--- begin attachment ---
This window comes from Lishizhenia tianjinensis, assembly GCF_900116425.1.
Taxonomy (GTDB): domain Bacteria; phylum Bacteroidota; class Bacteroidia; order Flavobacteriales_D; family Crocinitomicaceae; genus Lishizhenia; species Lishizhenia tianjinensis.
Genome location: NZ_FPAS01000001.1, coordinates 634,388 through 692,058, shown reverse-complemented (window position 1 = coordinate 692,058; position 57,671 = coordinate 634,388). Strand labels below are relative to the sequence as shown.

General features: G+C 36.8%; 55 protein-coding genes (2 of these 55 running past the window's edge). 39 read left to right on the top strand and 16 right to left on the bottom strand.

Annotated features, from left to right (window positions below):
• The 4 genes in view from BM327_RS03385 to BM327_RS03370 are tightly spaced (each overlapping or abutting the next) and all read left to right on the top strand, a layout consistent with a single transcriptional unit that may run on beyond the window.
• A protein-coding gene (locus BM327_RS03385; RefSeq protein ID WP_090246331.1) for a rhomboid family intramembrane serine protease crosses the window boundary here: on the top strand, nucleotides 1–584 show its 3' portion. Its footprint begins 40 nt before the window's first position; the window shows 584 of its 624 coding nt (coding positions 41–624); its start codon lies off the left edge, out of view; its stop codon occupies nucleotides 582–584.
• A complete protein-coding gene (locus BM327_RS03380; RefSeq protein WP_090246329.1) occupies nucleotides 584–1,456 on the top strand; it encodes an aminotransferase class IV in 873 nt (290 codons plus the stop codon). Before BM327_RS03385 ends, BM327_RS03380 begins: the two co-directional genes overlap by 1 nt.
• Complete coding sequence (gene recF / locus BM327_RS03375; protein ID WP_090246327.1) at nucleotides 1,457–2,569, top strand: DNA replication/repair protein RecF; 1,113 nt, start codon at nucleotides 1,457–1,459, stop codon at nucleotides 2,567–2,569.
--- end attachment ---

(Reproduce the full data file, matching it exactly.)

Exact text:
This window comes from Lishizhenia tianjinensis, assembly GCF_900116425.1.
Taxonomy (GTDB): domain Bacteria; phylum Bacteroidota; class Bacteroidia; order Flavobacteriales_D; family Crocinitomicaceae; genus Lishizhenia; species Lishizhenia tianjinensis.
Genome location: NZ_FPAS01000001.1, coordinates 634,388 through 692,058, shown reverse-complemented (window position 1 = coordinate 692,058; position 57,671 = coordinate 634,388). Strand labels below are relative to the sequence as shown.

General features: G+C 36.8%; 55 protein-coding genes (2 of these 55 running past the window's edge). 39 read left to right on the top strand and 16 right to left on the bottom strand.

Annotated features, from left to right (window positions below):
• The 4 genes in view from BM327_RS03385 to BM327_RS03370 are tightly spaced (each overlapping or abutting the next) and all read left to right on the top strand, a layout consistent with a single transcriptional unit that may run on beyond the window.
• A protein-coding gene (locus BM327_RS03385; RefSeq protein ID WP_090246331.1) for a rhomboid family intramembrane serine protease crosses the window boundary here: on the top strand, nucleotides 1–584 show its 3' portion. Its footprint begins 40 nt before the window's first position; the window shows 584 of its 624 coding nt (coding positions 41–624); its start codon lies off the left edge, out of view; its stop codon occupies nucleotides 582–584.
• A complete protein-coding gene (locus BM327_RS03380; RefSeq protein WP_090246329.1) occupies nucleotides 584–1,456 on the top strand; it encodes an aminotransferase class IV in 873 nt (290 codons plus the stop codon). Before BM327_RS03385 ends, BM327_RS03380 begins: the two co-directional genes overlap by 1 nt.
• Complete coding sequence (gene recF / locus BM327_RS03375; protein ID WP_090246327.1) at nucleotides 1,457–2,569, top strand: DNA replication/repair protein RecF; 1,113 nt, start codon at nucleotides 1,457–1,459, stop codon at nucleotides 2,567–2,569.